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Posts Tagged ‘online privacy’

How Burglars Are Using Social Media [INFOGRAPHIC]

With the rise of social media, burglars have easier access to specific information regarding homeowners than ever before.

More than 75% of burglars reportedly use Twitter, Facebook and Foursquare to target potential properties. But that doesn’t mean you can’t protect yourself.

The following infographic, issued by the UK’s Distinctive Doors, takes a look at all the ways burglars utilize social media, and therefore what you should be doing to secure your property.

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Internal Documents Reveal The FBI Can Read Your Twitter DMs Without A Warrant

The White House just hired its first Chief Privacy Officer – straight out of Twitter, no less – but the privacy they may be protecting is that of the FBI, not the American people.

According to new internal documents, obtained by the American Civil Liberties Union (ACLU) through a Freedom of Information Act request, the content of your emails, Facebook chats, Twitter DMs and all other forms of digital communication chould be at the disposal of law enforcement agencies, even without a warrant.

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Easy New Year’s Resolution: Clean Up Your App Permissions With One Handy App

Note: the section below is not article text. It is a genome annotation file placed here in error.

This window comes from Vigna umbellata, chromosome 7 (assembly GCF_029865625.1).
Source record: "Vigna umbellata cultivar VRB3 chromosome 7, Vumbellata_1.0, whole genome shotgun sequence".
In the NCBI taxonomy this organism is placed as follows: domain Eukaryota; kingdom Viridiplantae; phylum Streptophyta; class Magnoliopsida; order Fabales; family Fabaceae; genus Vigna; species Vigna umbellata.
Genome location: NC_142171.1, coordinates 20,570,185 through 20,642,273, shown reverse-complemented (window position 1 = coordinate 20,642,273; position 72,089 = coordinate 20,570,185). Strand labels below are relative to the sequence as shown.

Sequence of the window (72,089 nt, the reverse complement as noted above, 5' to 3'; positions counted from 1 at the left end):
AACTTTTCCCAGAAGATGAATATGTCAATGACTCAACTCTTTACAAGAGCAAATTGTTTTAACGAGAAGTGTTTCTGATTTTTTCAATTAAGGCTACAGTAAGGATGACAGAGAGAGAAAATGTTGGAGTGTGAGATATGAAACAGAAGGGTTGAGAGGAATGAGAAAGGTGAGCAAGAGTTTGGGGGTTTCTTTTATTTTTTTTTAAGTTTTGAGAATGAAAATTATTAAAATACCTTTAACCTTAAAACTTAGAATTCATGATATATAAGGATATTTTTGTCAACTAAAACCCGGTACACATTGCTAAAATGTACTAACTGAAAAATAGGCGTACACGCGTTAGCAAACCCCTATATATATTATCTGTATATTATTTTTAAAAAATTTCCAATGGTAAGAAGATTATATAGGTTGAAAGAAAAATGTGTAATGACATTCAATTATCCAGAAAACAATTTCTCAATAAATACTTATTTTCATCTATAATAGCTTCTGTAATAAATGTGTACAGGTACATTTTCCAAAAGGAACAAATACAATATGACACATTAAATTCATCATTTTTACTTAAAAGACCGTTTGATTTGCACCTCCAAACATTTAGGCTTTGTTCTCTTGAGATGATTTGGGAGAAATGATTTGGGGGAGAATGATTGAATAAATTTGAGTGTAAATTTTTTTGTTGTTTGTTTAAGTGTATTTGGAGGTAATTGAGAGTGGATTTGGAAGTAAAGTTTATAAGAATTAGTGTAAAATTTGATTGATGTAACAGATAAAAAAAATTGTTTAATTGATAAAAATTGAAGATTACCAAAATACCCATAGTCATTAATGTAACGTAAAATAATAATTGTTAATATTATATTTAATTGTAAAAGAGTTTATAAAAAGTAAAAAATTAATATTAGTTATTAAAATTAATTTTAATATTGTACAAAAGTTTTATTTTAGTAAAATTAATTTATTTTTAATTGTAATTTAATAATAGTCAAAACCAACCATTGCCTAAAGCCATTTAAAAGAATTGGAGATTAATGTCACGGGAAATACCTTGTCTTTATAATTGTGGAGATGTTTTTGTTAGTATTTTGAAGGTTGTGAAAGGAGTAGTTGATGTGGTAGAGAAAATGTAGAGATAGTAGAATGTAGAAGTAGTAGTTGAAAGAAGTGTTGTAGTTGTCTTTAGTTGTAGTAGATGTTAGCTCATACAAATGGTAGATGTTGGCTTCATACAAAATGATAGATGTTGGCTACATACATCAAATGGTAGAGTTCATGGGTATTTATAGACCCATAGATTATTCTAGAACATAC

The New Year is a great time to take stock of your Twitter account, making sure your bio is optimized, your avatar is a good reflection of you and the list of who you follow is honed.

One easy first Twitter New Year’s Resolution is to clean up your Twitter permissions – in fact, all your social media permissions – with an all-in-one app called MyPermissions.

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Twitter, LinkedIn, Google, Apple – A Year Of Online Security Breaches [INFOGRAPHIC]

Did you know that while three in five U.S. adults have said that they feel vulnerable to being hacked online, 69 percent of these same people reuse their password on more than one site?

Furthermore, 72 percent have said that they are concerned about their online data being used without their knowledge, but more than one-third (36 percent) store their personal information, such as credit card data, on certain websites for convenience.

You do the math.

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Are You Safe Online? [INFOGRAPHIC]